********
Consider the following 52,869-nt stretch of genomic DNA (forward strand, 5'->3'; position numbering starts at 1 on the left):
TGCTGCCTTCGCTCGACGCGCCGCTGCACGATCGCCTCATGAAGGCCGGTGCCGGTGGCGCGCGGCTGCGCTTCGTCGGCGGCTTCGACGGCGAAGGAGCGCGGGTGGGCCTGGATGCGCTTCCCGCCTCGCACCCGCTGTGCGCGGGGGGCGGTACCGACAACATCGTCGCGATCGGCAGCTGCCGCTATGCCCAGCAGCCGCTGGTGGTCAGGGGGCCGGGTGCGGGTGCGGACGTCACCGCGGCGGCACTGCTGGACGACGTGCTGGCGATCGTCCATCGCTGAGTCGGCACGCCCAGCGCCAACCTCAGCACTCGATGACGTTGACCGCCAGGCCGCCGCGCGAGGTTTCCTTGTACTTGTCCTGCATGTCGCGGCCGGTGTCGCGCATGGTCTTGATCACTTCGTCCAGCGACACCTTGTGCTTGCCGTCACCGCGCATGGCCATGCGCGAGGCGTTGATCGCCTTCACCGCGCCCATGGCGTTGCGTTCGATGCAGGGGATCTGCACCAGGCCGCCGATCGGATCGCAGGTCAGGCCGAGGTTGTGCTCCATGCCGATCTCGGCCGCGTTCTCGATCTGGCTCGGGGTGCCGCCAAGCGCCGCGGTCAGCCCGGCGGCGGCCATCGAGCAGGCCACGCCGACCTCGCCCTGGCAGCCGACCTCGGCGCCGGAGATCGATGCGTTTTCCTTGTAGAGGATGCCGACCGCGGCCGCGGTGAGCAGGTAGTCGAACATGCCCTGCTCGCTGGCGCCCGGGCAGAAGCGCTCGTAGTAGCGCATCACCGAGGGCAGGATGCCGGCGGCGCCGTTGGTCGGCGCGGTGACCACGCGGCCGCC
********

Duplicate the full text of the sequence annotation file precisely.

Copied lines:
Consider the following 52,869-nt stretch of genomic DNA (forward strand, 5'->3'; position numbering starts at 1 on the left):
TGCTGCCTTCGCTCGACGCGCCGCTGCACGATCGCCTCATGAAGGCCGGTGCCGGTGGCGCGCGGCTGCGCTTCGTCGGCGGCTTCGACGGCGAAGGAGCGCGGGTGGGCCTGGATGCGCTTCCCGCCTCGCACCCGCTGTGCGCGGGGGGCGGTACCGACAACATCGTCGCGATCGGCAGCTGCCGCTATGCCCAGCAGCCGCTGGTGGTCAGGGGGCCGGGTGCGGGTGCGGACGTCACCGCGGCGGCACTGCTGGACGACGTGCTGGCGATCGTCCATCGCTGAGTCGGCACGCCCAGCGCCAACCTCAGCACTCGATGACGTTGACCGCCAGGCCGCCGCGCGAGGTTTCCTTGTACTTGTCCTGCATGTCGCGGCCGGTGTCGCGCATGGTCTTGATCACTTCGTCCAGCGACACCTTGTGCTTGCCGTCACCGCGCATGGCCATGCGCGAGGCGTTGATCGCCTTCACCGCGCCCATGGCGTTGCGTTCGATGCAGGGGATCTGCACCAGGCCGCCGATCGGATCGCAGGTCAGGCCGAGGTTGTGCTCCATGCCGATCTCGGCCGCGTTCTCGATCTGGCTCGGGGTGCCGCCAAGCGCCGCGGTCAGCCCGGCGGCGGCCATCGAGCAGGCCACGCCGACCTCGCCCTGGCAGCCGACCTCGGCGCCGGAGATCGATGCGTTTTCCTTGTAGAGGATGCCGACCGCGGCCGCGGTGAGCAGGTAGTCGAACATGCCCTGCTCGCTGGCGCCCGGGCAGAAGCGCTCGTAGTAGCGCATCACCGAGGGCAGGATGCCGGCGGCGCCGTTGGTCGGCGCGGTGACCACGCGGCCGCC